Latest & greatest articles for Dry Mouth

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Top results for Dry Mouth

1. Pilocarpine improves dry mouth caused by radiotherapy

were twice as likely to have an improvement in sensation of a dry mouth. Defined as 25mm or more on a visual analogue scale from 0 to 100mm. This level of improvement was reported by 63/140 people (45%) on pilocarpine compared to 36/140 people (26%) on placebo, (odds ratio [OR] 2.37, 95% confidence interval [CI] 1.43 to 3.94, two trials). There was also an improvement in salivary flow 60 minutes after taking oral pilocarpine for 89/129 people (69%) compared to 65/132 people (49%) on placebo (...) Pilocarpine improves dry mouth caused by radiotherapy Pilocarpine improves dry mouth caused by radiotherapy Discover Portal Discover Portal Pilocarpine improves dry mouth caused by radiotherapy Published on 7 November 2017 doi: Out of several treatments tested, the drug pilocarpine gave the most significant improvement in dry mouth following radiotherapy for head and neck cancer. Less dry mouth and increased salivary flow were twice as likely after taking pilocarpine than after a dummy pill

2019 NIHR Dissemination Centre

2. Pharmacological interventions for preventing dry mouth and salivary gland dysfunction following radiotherapy. Full Text available with Trip Pro

Pharmacological interventions for preventing dry mouth and salivary gland dysfunction following radiotherapy. Salivary gland dysfunction is an 'umbrella' term for the presence of either xerostomia (subjective sensation of dryness), or salivary gland hypofunction (reduction in saliva production). It is a predictable side effect of radiotherapy to the head and neck region, and is associated with a significant impairment of quality of life. A wide range of pharmacological interventions (...) , antiseptic mouthrinse, antimicrobial lozenge, polaprezinc, azulene rinse, and Venalot Depot (coumarin plus troxerutin).There is some low-quality evidence to suggest that amifostine prevents the feeling of dry mouth in people receiving radiotherapy to the head and neck (with or without chemotherapy) in the short- (end of radiotherapy) to medium-term (three months postradiotherapy). However, it is less clear whether or not this effect is sustained to 12 months postradiotherapy. The benefits of amifostine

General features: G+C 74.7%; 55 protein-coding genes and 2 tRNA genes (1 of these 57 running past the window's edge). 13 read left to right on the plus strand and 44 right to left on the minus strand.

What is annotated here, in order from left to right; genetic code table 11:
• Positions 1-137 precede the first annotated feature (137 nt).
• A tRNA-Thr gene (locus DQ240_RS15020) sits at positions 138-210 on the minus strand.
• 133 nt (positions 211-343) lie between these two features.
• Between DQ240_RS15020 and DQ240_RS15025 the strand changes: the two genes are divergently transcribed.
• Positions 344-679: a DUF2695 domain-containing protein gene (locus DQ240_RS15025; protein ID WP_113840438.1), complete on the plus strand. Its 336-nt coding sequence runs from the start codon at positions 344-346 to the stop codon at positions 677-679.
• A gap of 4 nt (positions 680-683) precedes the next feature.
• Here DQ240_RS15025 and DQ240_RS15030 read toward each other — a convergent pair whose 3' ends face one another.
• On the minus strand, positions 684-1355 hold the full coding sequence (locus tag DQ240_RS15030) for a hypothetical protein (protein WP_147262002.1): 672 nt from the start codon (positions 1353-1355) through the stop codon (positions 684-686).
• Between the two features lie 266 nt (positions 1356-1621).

2017 Cochrane

3. A higher incidence of dry socket may be related to the use of oral contraceptives after impacted mandibular third-molar extraction

A higher incidence of dry socket may be related to the use of oral contraceptives after impacted mandibular third-molar extraction A higher incidence of dry socket may be related to the use of oral contraceptives after impacted mandibular third-molar extraction ADA Websites Access news, member benefits and ADA policy Attend ADA's premier event Access cutting-edge continuing education courses Find evidence to support your clinical decisions Access member-only practice content Investing in better (...) Evidence Education * Associated Topics A higher incidence of dry socket may be related to the use of oral contraceptives after impacted mandibular third-molar extraction Yumi Ogata, DDS,DMD, MS . Overview Systematic Review Conclusion Oral contraceptive use may increase the incidence of dry socket in women after impacted mandibular third-molar extraction. Critical Summary Assessment The results of this summarizing the evidence from 12 articles reporting on 16 studies suggest that female patients using

2016 ADA Center for Evidence-Based Dentistry

4. A higher incidence of dry socket may be related to the use of oral contraceptives after impacted mandibular third-molar extraction

A higher incidence of dry socket may be related to the use of oral contraceptives after impacted mandibular third-molar extraction A higher incidence of dry socket may be related to the use of oral contraceptives after impacted mandibular third-molar extraction ADA Websites Access news, member benefits and ADA policy Attend ADA's premier event Access cutting-edge continuing education courses Find evidence to support your clinical decisions Access member-only practice content Investing in better (...) Evidence Education * Associated Topics A higher incidence of dry socket may be related to the use of oral contraceptives after impacted mandibular third-molar extraction Yumi Ogata, DDS,DMD, MS . Overview Systematic Review Conclusion Oral contraceptive use may increase the incidence of dry socket in women after impacted mandibular third-molar extraction. Critical Summary Assessment The results of this summarizing the evidence from 12 articles reporting on 16 studies suggest that female patients using